The first step in how to wire a dryer is to review your electrical configuration. Electric dryers typically require a dedicated 30-amp, 240-volt breaker. The wire supplying power from the breaker panel to your dryer outlet will usually be a 10/3 Romex cable (Blk wire- hot, Red wire – hot, White wire – neutral, Bare copper wire – ground).
New dryers do not come with a power cord. That's because until recently, homes were wired with two different receptacle styles: 3-prong and 4-prong. Knowing that homes had a variety of outlet types, it didn't make sense for appliance manufactures to pre-wire the stove with one or the other. The 4-prong plug adds a safety ground wire in addition to the two hots and neutral found on the 3-prong plug. Below are pictures of both a 3-prong and 4-prong style outlets with respective labeling. With a voltmeter you can check for proper voltage on the wall outlet before plugging in your appliance. You should measure 220-240VAC between lines (hots), and half of that voltage if you measure between either of the hots to neutral. If you are wondering how to wire a dryer with a 4 prong plug but you have a 3 prong wall receptacle you have a couple of options. One is to upgrade the wall receptacle to a 4 prong receptacle. Hopefully there is a ground wire already to the electrical box. otherwise this option will not work. The second option is the leave the 3 prong wall receptacle as is and purchase a 3 prong cord for your new dryer. Most dryers will accommodate this configuration as they know a lot of people still have the 3 prong receptacles in their homes that they must make work.
If wiring a newer dryer into an older home, containing a 3-wire outlet, you can do so with the diagram to the left. The dryer will need to have a copper grounding strap between neutral and the green grounding screw. The grounding screw will connect directly to the dryer chassis or frame. The hots (black and red) are connected as shown and the neutral wire gets tied to the center lug.
Instructions on How to wire a Dryer:
The following instructions cover how to wire a dryer with a 3 prong cord:
Another option would be to upgrade the 3-prong outlet in your house to a 4-prong. Once you do that, you can follow the 4-wire hook shown below.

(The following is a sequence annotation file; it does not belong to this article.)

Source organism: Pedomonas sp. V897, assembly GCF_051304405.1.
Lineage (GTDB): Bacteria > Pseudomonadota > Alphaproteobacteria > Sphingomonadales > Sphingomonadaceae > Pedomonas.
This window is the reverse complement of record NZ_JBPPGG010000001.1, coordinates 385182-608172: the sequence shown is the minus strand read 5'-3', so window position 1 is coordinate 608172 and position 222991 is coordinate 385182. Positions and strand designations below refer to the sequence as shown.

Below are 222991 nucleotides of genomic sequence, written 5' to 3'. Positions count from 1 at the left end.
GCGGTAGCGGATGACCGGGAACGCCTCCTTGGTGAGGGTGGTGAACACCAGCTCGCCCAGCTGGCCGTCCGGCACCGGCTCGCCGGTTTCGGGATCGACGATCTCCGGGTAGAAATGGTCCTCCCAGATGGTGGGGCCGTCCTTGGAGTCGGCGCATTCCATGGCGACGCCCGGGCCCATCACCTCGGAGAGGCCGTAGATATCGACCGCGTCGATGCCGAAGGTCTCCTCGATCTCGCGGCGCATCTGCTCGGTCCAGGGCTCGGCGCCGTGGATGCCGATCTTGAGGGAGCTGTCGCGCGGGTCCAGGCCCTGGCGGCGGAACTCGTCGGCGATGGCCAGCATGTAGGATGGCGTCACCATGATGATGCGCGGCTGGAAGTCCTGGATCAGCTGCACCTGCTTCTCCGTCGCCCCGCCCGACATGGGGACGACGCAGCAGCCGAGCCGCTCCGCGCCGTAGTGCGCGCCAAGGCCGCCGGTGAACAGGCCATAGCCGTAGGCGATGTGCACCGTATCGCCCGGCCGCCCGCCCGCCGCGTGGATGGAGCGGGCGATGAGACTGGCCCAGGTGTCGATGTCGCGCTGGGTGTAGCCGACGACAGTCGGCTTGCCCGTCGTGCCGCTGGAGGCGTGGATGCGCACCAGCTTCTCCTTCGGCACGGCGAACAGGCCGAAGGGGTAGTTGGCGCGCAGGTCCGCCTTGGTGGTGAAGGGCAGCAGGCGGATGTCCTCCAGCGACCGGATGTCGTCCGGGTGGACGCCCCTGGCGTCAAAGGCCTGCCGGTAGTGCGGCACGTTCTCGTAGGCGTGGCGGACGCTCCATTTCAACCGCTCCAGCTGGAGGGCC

History of 3-wire vs. 4-wire dryer wiring:
In all houses the neutral wire and the ground wires are connected together. but ONLY at the main panel.
Not long ago houses were being built with a 3-prong dryer receptacle, while mobile homes were required to have a 4-prong receptacle. The 4-prong receptacle has a separate prong for the ground wire, the 3-prong receptacle either didn't use the ground, or the ground was tied together with the neutral.
With the 1996 National Electrical Code revision they stopped allowing this loophole in an otherwise sensible wiring system. Now all dryers (and electric ranges) must be wired with a 4-prong outlet.
It is very easy to understand why many people get confused when attempting to install an electric dryer. For starters, the heavy cable used on an electric dryer may have three or four heavy wires. Since 2000, electrical code states that four wires are required. For many people fooling with these heavy wires is very intimidating. The wires are heavy gauge because the dryer heating element draws 15 Amps. Normal lamp cord wiring will get hot and melt. I have seen many novices cause a lot of trouble by mixing heavy and light gauges. Most folks are frightened away by the heavy wires and leave the job to appliance technicians or electricians.
Many different situations are encountered. If a person moves an old dryer to a new house they may be faced with an old three-prong line cord on the dryer and a four-prong outlet.
Second, a new dryer does not come with a line cord. Often a retailer will sell the customer a four-prong cord (The current code). When they get home, they find that their house has a three-prong outlet and they don’t know what to do. Of course, they are irritated because they thought all they had to do was plug it in and start drying clothes. I must admit that fewer and fewer homeowners attempt to connect up anything involving 220 V. It scares them to death. However, this post will explain the logic behind the national code changes and how to handle these situations.
First, let’s review a bit of history. When electric dryers first came out 60-70 years ago they were all hardwired to the house (no cords were made back then). The cable used was 10-3 with the ground. It included four wires. Three of the wires were 10 gauge a black, white and red. The fourth wire was 12 gauge, bare copper.
The three colored wires were attached to the terminal block on the back of the dryer with the white wire going to the center. The bare copper wire was screwed to the metal frame or shell or the dryer. The red and black are interchangeable but typically the red is connected to the right-hand side of the block. Nothing could be simpler. It was hard to get it wrong. The white wire and the bare ground wire parallel one another back to the panel box and are connected together and to the earth. The neutral wire carries minimal current while the red and black carry the heater circuit. The bare ground wire carries no current and it’s purely a safety circuit.